Skip navigation

Category Archives: Tuning

Hey guys, yet again I must apologize for not posting any updates in such a long time. I have been busy! Part ONE of Tempest got completed, then I got super busy with school..

For the Results of Project Tempest See HERE

Next up, I have opened up a new business venue selling performance scooter parts! What I hope sets me apart is the fact that everything I sell will be researched to be provide the best possible results for everyone’s scooter modding adventures 🙂

Come checkout the new biz ScootSpecs HERE

Currently carrying a selection of Ruima DIO parts, so if you got a 94+ Elite let me know and I can hook you up!

I will try to update on individual projects as much as I can, but I am very busy with a full time school course load on top of work.

As of now I have 8 (yes EIGHT) scooters with two planned to sell, and 2 planned for major build projects. So as always, keep checking back and stay tuned 8)

Got any project requests? Hit me up at


Tempest. That is what I’m calling this bike. In the end I hope it will be fitting 😉

Here’s an update on the frame. Got back from Robbie at RLM, an awesome machinist and more who builds custom drag motorcycles, motors, you name it.

I trusted him to do the fancy work that I could only dream, but lacked the skills to produce. The results were just what the doctor ordered. Still need to map and spec out shock mount, but its in the works.


Photobucket Photobucket Photobucket Photobucket Photobucket Photobucket Photobucket Photobucket

I’ve decided to go a different route with my bumblebee and cherry elites and swap in gears for better acceleration, instead of top speed.

Yellow Elite going from 8.44:1  secondary helical to >>> 9.2:1 secondary ruima straight cuts

Red Elite going from 7.4:1 malossi primary straight cut to >>> 8.44 secondary helical


Ran into some snags, had to swap gear covers as well and found ’01 has single bearing cover, while the ’98 has dual bearings!

Also note spacing washer used in place of stock plastic gear on secondary shaft. This washer is same as a Jog style large spline crank variator bushing washer, can purchase from for those interested. It is important to have so you do not have metal on metal contact between the steel gears and aluminum outer trans cover.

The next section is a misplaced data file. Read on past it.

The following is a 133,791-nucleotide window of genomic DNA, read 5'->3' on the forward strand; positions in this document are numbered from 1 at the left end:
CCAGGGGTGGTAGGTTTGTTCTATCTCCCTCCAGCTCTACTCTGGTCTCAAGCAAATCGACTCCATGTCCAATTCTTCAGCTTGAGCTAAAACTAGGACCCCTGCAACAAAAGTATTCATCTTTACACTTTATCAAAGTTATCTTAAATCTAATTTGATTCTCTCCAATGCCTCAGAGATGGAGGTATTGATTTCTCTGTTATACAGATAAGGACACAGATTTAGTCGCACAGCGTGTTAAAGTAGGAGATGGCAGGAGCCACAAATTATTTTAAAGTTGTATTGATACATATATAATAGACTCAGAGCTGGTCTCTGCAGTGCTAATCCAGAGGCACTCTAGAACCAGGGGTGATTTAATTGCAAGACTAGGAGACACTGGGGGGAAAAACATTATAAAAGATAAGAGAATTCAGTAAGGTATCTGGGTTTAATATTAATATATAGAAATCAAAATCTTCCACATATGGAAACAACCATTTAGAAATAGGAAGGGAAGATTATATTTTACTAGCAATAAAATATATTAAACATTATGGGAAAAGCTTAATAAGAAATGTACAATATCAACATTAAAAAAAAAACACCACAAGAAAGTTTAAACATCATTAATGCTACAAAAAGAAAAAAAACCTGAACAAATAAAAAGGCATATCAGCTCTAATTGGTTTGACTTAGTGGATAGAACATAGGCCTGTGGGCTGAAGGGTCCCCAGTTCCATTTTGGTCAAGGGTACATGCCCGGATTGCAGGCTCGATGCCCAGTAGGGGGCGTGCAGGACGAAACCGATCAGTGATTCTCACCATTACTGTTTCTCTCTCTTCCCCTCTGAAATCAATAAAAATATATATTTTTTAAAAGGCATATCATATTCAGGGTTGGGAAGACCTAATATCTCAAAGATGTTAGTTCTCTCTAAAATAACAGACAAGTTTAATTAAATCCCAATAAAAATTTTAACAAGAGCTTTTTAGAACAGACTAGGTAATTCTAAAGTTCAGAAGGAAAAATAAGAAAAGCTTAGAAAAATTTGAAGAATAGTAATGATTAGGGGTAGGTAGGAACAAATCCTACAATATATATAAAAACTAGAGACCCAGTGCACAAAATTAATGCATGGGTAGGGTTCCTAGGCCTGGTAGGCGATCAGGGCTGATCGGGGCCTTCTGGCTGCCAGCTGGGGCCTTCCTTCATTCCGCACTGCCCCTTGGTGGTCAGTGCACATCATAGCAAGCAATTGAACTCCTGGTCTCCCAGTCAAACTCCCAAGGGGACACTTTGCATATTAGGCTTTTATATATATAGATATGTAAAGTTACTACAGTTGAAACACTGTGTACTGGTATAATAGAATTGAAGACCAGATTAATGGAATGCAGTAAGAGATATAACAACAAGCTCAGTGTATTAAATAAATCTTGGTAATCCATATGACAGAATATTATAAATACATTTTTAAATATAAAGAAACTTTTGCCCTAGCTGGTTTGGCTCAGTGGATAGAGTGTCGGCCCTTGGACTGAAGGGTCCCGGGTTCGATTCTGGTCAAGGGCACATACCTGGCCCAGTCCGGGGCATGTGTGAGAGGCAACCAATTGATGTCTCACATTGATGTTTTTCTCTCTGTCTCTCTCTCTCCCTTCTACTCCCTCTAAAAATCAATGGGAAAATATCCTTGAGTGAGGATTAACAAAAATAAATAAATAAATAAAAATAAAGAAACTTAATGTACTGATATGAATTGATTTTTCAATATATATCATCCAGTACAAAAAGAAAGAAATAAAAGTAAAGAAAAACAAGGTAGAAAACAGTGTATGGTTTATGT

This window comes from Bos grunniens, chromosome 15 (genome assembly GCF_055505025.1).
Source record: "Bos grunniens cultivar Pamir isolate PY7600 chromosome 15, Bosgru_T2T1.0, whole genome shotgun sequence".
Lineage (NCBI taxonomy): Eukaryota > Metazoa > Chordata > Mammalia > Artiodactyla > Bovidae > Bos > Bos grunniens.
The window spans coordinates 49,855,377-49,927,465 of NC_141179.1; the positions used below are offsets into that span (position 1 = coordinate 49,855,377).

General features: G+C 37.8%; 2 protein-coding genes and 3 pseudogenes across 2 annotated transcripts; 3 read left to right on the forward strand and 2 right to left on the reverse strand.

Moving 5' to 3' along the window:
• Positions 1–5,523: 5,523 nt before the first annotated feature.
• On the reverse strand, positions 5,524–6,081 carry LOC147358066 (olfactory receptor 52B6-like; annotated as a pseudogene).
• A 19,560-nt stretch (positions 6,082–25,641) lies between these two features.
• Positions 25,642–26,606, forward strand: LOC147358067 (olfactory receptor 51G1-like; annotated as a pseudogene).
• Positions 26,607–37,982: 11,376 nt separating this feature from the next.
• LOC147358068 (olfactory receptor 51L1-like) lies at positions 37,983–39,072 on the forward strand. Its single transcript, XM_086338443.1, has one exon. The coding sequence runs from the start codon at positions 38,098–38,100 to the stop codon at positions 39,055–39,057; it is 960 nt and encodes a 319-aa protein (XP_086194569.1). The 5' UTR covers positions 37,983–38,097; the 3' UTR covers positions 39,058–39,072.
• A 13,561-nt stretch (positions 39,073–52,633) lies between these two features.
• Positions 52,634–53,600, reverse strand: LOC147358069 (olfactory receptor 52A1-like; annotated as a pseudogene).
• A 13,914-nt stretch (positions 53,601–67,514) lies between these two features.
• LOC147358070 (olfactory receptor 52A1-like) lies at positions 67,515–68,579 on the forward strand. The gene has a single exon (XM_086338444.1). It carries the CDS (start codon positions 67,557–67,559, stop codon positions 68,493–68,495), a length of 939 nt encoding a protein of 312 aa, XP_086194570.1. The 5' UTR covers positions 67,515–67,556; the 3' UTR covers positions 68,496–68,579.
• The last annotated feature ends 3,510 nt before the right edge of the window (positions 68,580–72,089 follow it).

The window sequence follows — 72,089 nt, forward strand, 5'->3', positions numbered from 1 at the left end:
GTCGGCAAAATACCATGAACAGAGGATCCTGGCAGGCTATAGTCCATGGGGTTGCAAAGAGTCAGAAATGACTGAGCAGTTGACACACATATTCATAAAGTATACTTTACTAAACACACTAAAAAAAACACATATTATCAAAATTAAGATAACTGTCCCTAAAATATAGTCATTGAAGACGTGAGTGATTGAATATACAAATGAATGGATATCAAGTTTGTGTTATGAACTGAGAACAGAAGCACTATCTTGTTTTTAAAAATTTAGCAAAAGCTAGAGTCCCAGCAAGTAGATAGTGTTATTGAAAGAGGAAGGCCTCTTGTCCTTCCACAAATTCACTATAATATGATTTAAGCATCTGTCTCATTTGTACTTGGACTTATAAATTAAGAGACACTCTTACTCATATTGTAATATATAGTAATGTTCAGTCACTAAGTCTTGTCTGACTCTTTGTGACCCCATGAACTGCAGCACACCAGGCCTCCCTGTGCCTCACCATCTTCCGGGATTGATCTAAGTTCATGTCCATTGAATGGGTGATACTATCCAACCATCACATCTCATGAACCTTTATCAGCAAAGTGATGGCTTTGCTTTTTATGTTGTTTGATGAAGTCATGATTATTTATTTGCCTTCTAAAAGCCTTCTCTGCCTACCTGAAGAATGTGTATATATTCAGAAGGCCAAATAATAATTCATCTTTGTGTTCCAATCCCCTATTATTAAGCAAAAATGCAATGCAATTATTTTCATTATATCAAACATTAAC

Don’t forget to apply brake greace on drum contact points to avoid squeeks down the road.

Lastly added Ruima vented drilled bells on both for better bite and cooling.


First off I’d like to send a special thank you to those that have donated! Every little bit helps and I truly appreciate it.

On to some updates

SO I was reading my favorite  car mags, and got  some inspiration for a new project.. (Projectcar Magazine is straight badass! I’m an avid reader, its a great mag for the budget builders and great for ideas, for any vehicles. And the August issue of hondatuning has some sick honda builds from oldschool to new that really made me crave more Honda!)
Photobucket Photobucket

Next thing I know I’m browsing craigslist and NEXT day..

A fresh lookin Honda Spree sits in my garage! 🙂

This is the same scooter that I first started out with and its nice to own one again. But this time around, I got some wild plans and will be calling this project: SpreeTypeR. Sure she may not look like much now, but stay tuned and see the transformation 😉 I’ll be starting off  by refurbing back to stock to get a baseline, and then the real fun begins!

Next up, some goodies from Tommy aka Limp1144 over at Check him out for your Elite needs, he’s bringing in top notch parts at low buck prices!

9.1:1 ratio final drive Ruima straight cut secondary gears and vented drilled Ruima clutch bell housings.


I’ll be doing some gear swapping and retuning on both Elites in hopes of hitting the drag strip yet again, with some interesting goals in sight 8)  Keep an eye out for progress on these bad boys


Here is some VERY useful CVT transmission tuning info for the Elites and other cvt based scooters, posted by member “Arnadanoob” from, much thanks bradah!

Also a vid of a kymco variator vs a stock one from an Elite S, very similar to an OKO performance variator showing you the difference between them


Tech info: